Kim Lajoie's blog

The secret to full-sounding mixes

by Kim Lajoie on March 1, 2010

This applies to all the composer+producer+engineer types out there… Have you ever felt like your mixes were empty? That they sound a bit incomplete? Perhaps you’ve compared your music to your favourite commercial references and realised that they somehow sounded thicker and fuller? You’ve got all the obvious parts in your mix – kick, bass, […]

Five secrets to making your mix louder

by Kim Lajoie on February 22, 2010

Don’t dismiss this post yet! Even if you’re in the ‘more dynamics’ brigade, these tips will give you clearer mixes that suffer less in mastering. That means better-preserved dynamics and higher fidelity! For those of you who really do want your mixs SUPER LOUD, this tips will let you push more volume without your sound […]

How do individual tracks sound on their own before they’re mixed?

by Kim Lajoie on December 10, 2009

When mixing, there are two different approaches to take when processing individual tracks (channels, instruments, sounds, etc) – Try to make the track sound as ‘good’ as possible on its own, and then fit it into the mix; and Pay no attention to the integrity of the track’s individual sound and ruthlessly filter and EQ […]

Alternatives to reverb

by Kim Lajoie on August 14, 2009

Reverb adds two properties to sounds – diffusion and depth. While there are many ways of changing the balance between diffusion and depth, there are times when a more extreme approach is required. Reverb may not be the best solution if a sound needs a lot of diffusion but very little depth, or a lot […]

Mixing with multiple reverbs

by Kim Lajoie on August 13, 2009

One way to contruct a subtle and complex ambience in a mix is to combine two different approaches to reverb. Going about this in an informed, deliberate way will result in a much more refined and appropriate sound than by simply stacking two different reverb algorithms (either in parallel or – heaven forbid – serial). […]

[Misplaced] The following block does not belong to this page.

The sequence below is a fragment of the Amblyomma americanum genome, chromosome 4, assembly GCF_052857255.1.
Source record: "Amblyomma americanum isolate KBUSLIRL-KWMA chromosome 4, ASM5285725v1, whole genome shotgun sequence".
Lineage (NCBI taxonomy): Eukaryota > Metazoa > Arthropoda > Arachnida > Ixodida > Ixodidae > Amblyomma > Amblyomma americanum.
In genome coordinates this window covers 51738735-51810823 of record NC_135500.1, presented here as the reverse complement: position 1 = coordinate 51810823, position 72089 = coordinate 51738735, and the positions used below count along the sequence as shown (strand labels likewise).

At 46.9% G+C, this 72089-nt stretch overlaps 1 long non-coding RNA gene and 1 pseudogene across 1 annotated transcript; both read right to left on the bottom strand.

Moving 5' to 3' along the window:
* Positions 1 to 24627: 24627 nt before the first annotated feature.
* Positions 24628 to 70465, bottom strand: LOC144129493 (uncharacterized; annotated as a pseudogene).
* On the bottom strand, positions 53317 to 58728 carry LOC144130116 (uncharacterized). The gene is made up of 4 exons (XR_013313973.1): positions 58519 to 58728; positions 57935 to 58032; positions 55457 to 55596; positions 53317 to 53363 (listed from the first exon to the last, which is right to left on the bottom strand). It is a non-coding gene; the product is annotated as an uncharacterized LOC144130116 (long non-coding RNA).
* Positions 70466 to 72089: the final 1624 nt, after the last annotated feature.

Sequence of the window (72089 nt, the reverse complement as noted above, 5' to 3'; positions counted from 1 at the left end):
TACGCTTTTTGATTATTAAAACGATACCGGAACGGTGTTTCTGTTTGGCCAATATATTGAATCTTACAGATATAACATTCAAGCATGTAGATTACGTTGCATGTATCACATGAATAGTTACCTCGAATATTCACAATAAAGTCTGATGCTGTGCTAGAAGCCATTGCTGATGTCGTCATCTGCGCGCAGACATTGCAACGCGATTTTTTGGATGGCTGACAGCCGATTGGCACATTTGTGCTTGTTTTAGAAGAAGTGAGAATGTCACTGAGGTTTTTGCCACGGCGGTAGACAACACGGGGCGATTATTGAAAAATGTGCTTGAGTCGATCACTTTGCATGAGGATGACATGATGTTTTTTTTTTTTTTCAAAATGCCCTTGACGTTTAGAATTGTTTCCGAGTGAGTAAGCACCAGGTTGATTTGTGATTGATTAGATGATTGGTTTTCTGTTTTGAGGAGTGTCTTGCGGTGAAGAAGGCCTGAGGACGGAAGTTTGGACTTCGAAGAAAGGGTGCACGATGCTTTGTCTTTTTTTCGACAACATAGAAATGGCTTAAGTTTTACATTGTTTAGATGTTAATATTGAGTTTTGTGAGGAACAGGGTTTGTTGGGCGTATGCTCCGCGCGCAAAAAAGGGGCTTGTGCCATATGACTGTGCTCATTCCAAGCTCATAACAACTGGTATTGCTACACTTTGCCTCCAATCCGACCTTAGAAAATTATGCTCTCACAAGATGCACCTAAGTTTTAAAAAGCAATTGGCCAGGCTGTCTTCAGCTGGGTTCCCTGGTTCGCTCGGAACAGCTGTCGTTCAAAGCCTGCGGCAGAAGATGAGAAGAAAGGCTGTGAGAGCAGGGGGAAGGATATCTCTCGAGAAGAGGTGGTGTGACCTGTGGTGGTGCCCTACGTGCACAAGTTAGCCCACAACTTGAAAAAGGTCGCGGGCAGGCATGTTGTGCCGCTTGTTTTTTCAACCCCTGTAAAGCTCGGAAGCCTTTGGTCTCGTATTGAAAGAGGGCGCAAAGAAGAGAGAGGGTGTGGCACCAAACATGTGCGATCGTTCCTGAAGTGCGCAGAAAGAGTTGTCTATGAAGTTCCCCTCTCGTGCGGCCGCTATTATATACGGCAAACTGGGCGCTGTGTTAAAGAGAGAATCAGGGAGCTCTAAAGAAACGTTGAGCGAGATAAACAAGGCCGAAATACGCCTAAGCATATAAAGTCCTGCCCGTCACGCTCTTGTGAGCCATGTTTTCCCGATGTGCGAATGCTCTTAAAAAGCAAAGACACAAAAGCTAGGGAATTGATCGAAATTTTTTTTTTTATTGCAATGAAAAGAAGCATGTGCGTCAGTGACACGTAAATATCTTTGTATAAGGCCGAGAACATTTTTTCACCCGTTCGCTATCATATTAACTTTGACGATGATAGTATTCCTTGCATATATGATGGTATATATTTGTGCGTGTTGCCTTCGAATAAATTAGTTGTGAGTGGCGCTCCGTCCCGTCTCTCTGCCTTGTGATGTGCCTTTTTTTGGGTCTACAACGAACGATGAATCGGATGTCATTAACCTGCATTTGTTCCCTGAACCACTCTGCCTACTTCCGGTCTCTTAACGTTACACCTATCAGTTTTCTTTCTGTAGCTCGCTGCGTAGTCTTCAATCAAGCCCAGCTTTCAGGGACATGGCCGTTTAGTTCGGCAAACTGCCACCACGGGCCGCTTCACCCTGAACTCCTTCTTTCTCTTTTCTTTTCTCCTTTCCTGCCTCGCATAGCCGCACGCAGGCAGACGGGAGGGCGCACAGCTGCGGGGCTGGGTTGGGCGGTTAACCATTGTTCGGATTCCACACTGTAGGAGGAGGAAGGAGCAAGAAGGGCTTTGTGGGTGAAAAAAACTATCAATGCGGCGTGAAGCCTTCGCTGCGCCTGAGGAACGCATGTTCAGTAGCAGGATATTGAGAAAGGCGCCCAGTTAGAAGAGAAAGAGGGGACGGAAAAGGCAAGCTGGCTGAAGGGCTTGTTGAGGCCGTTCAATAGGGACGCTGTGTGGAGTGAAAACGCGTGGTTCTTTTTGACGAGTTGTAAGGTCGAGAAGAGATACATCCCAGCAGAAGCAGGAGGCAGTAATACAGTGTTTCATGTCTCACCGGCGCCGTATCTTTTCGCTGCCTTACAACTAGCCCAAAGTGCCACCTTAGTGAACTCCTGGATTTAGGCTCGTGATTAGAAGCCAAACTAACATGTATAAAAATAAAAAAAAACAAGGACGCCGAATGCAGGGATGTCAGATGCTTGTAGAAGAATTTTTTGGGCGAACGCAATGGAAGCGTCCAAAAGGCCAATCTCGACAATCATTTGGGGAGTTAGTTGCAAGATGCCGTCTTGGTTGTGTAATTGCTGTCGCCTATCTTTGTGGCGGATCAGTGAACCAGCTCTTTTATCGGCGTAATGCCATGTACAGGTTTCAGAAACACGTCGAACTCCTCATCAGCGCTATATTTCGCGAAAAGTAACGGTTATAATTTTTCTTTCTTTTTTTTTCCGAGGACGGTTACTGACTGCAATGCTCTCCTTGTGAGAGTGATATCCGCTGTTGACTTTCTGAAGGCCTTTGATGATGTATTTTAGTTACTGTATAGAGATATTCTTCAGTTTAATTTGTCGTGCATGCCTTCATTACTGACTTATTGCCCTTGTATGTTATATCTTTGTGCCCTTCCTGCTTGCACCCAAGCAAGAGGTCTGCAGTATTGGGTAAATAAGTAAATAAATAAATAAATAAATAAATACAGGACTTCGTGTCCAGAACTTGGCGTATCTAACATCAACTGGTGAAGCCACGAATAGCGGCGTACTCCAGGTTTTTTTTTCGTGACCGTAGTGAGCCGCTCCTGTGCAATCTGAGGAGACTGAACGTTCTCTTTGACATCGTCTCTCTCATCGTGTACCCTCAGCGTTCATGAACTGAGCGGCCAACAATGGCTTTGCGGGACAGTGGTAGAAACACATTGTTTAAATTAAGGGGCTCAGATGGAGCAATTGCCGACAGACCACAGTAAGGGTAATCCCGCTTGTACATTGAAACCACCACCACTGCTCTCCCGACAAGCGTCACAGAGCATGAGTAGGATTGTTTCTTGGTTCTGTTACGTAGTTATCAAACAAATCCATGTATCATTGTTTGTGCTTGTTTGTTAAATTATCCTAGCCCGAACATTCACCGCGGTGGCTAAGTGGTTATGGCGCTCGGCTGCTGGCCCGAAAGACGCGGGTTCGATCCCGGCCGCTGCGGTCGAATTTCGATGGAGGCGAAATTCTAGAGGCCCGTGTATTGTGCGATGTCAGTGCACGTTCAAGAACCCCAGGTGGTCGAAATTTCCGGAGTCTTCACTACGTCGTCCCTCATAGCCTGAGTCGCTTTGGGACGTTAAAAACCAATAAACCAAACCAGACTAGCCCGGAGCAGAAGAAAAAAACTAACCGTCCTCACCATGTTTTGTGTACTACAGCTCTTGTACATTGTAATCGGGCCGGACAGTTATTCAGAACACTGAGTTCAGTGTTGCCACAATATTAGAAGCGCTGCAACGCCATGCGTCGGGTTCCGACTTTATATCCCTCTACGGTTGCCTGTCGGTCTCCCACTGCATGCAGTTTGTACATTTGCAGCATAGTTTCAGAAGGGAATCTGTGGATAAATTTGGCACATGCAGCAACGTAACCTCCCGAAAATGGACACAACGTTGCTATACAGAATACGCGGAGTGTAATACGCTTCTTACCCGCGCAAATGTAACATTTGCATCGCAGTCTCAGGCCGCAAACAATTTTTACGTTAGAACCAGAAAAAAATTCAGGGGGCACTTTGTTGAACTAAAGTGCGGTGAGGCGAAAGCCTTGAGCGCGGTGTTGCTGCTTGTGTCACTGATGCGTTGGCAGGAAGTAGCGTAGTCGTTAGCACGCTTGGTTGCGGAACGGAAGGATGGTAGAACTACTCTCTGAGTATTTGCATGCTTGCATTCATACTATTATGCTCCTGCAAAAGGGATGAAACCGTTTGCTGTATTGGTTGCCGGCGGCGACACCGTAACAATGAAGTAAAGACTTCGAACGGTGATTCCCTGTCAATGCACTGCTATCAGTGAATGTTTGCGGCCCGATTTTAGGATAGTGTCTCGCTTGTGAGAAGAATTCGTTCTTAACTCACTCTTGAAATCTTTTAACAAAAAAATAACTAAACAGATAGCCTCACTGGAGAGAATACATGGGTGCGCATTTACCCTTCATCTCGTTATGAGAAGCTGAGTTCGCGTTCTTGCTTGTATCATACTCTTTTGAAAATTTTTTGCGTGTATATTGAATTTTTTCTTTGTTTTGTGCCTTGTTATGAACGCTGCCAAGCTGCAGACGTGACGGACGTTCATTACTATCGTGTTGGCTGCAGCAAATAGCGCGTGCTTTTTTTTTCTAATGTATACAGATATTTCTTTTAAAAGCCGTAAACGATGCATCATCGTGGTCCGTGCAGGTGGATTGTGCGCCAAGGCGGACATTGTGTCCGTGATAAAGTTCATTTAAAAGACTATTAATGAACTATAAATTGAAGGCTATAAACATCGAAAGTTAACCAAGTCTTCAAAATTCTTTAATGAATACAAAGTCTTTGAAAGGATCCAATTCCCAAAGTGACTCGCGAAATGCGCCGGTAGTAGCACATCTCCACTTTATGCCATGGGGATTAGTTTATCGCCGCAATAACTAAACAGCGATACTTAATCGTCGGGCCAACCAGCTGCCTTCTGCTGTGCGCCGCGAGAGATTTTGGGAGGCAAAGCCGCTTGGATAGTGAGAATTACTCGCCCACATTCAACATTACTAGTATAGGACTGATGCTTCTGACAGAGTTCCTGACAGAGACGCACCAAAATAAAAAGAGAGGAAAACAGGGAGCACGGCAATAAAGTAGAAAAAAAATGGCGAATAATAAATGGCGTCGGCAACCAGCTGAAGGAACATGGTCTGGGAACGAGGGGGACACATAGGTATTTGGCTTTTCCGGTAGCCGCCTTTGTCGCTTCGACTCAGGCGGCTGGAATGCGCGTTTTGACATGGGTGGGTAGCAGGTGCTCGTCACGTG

The case against compressed drums (articulation vs texture)

by Kim Lajoie on August 12, 2009

Don’t overcompress those drums! When drums are compressed, the body of the drums is brought up in level (relative to the transient). This creates the perception of longer sustain, making the drums sound bigger. By bringing up the level of the audio between the transients, there is more sound overall. This makes the drums sound […]

Mixing with reverb 3

by Kim Lajoie on August 10, 2009

Does it need short reverb or long reverb? Should the mix be lush or dry? Then start to ask the more difficult questions – Should be ambience be deep or shallow? Should it be natural or unnatural? Short / Long: Obviously, you’ll need to adjust the reverb time. That’s not all though – other parameters […]

Mixing with reverb 2

by Kim Lajoie on August 6, 2009

Does it need short reverb or long reverb? Should the mix be lush or dry? Then start to ask the more difficult questions – Should be ambience be deep or shallow? Should it be natural or unnatural? The answers to these questions should be based on the song. Short / Long: This decision should primarily […]

Approaching mixing

by Kim Lajoie on May 7, 2009

Often there’s quite some discussion about understanding individual techniques or dealing with particular sounds in mixing – how to use compression, how to process drums, how to saturate bass, etc. While an understanding of techniques is essential, it’s just as important to see the bigger picture – how to fit it all together, how to […]